Keep "Gangnam Style" sacred

By: Ethan Groothuis, Managing Editor
Thursday, October 11, 2012

People, especially students, like framing and defining years by popular songs and movies that were big during that time. Facebook photo album names can attest to the repeated references to certain titles, almost like teenagers are afraid that in their senile years they will not be able to recall memories without listening to “Now That’s What I Call Music.”


I would build up what I am going to talk about, but we all know it is leading to “Gangnam Style” by Psy. This under-the-radar Korean hit proved that K-pop was about to make a big splash in the United States. It is catchy, fun and even endorsed by Ellen Degeneres. Within a few months, it became the most liked video on YouTube with over 3 million likes, and over 400 million views.

The first thing that happens to mirror popularity is that parodies are made by some honest, brilliant people. Often in the form of an “SNL” sketch, “Daily Show” segment, etc., social commentary is weaved in with some harassing of the original content. We all laugh, share it with our friends and go about our day. This is where I wish it would stop, but nowadays it never does.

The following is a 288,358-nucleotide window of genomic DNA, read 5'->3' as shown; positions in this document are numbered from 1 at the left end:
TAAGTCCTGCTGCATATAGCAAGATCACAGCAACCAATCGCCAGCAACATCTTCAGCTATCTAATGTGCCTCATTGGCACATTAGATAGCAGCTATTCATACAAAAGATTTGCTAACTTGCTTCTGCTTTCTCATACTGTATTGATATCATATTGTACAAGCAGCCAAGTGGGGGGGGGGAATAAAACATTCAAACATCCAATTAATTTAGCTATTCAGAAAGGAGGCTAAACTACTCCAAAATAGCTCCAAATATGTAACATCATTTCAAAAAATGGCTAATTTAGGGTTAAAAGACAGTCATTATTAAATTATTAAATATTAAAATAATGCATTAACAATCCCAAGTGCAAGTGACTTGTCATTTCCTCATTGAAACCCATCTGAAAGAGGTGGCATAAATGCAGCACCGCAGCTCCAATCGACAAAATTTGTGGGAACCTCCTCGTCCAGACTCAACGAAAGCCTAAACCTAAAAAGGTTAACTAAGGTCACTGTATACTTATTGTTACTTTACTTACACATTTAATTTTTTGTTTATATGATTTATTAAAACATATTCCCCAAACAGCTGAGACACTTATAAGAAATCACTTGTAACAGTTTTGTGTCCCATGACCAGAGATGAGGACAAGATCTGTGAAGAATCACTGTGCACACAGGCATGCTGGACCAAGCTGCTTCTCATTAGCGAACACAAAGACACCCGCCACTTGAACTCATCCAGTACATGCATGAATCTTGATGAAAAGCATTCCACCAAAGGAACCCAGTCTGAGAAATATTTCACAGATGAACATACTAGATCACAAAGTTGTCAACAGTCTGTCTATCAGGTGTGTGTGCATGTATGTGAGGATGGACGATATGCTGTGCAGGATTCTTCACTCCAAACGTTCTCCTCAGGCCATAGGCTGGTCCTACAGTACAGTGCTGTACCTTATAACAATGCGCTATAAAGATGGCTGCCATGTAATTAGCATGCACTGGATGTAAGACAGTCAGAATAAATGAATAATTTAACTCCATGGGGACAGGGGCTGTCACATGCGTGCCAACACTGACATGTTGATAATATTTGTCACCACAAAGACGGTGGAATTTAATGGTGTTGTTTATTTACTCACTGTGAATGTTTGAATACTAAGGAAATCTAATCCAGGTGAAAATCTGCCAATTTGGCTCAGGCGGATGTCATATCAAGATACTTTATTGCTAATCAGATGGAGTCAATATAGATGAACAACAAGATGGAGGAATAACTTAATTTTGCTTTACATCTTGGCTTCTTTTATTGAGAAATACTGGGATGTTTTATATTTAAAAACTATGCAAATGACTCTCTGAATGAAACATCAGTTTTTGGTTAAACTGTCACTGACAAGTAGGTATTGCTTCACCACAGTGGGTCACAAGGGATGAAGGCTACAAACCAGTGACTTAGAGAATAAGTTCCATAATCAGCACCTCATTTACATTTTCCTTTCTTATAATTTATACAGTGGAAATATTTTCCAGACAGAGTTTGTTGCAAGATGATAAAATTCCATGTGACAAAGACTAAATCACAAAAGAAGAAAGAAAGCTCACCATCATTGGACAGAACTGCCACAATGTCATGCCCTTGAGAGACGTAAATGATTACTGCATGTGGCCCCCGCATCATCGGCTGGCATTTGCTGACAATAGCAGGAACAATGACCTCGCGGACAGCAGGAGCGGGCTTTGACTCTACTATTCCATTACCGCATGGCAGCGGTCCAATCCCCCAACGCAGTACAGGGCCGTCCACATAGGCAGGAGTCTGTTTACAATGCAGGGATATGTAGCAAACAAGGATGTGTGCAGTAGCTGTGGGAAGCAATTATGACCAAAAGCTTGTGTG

At this point, failing film students, annoying high schoolers who-think-they-are-making-a-successful-sketch-comedy-show and losers with cameras exploiting their out-of-touch elders decide they should make a parody of those parodies. This might be somewhat amusing, but the joke has missed the mark mostly because it just has been overdone. You might appreciate them for trying, it might get passed around mostly to make fun of it, but now you just hope it stops. It starts to ruin the actual pieces of music, so who would want to continue making videos about them?

College admissions and other marketing companies decide this is their chance to strike. What emphasizes the lightness and hilarity of a company/organization more than referencing a phenomena that peaked several months earlier? Anything. Especially not parodying “Gangnam Style,” “Call Me Maybe” or “I’m on a Boat” because I guarantee you that your peak audience hates it at this point. This includes having Chuck Norris in TV commercials YEARS after being popular to try to entice a younger audience.

Maybe this is just because Hollywood’s affinity with creating remakes instead of new ideas is starting to trickle down into the hands of anyone with a camera, but it is not acceptable. Stop ruining creative works with your B-grade writing and ideas. Let us fight, as a nation, to keep songs like “Gangnam Style” as sacred as they were intended to be.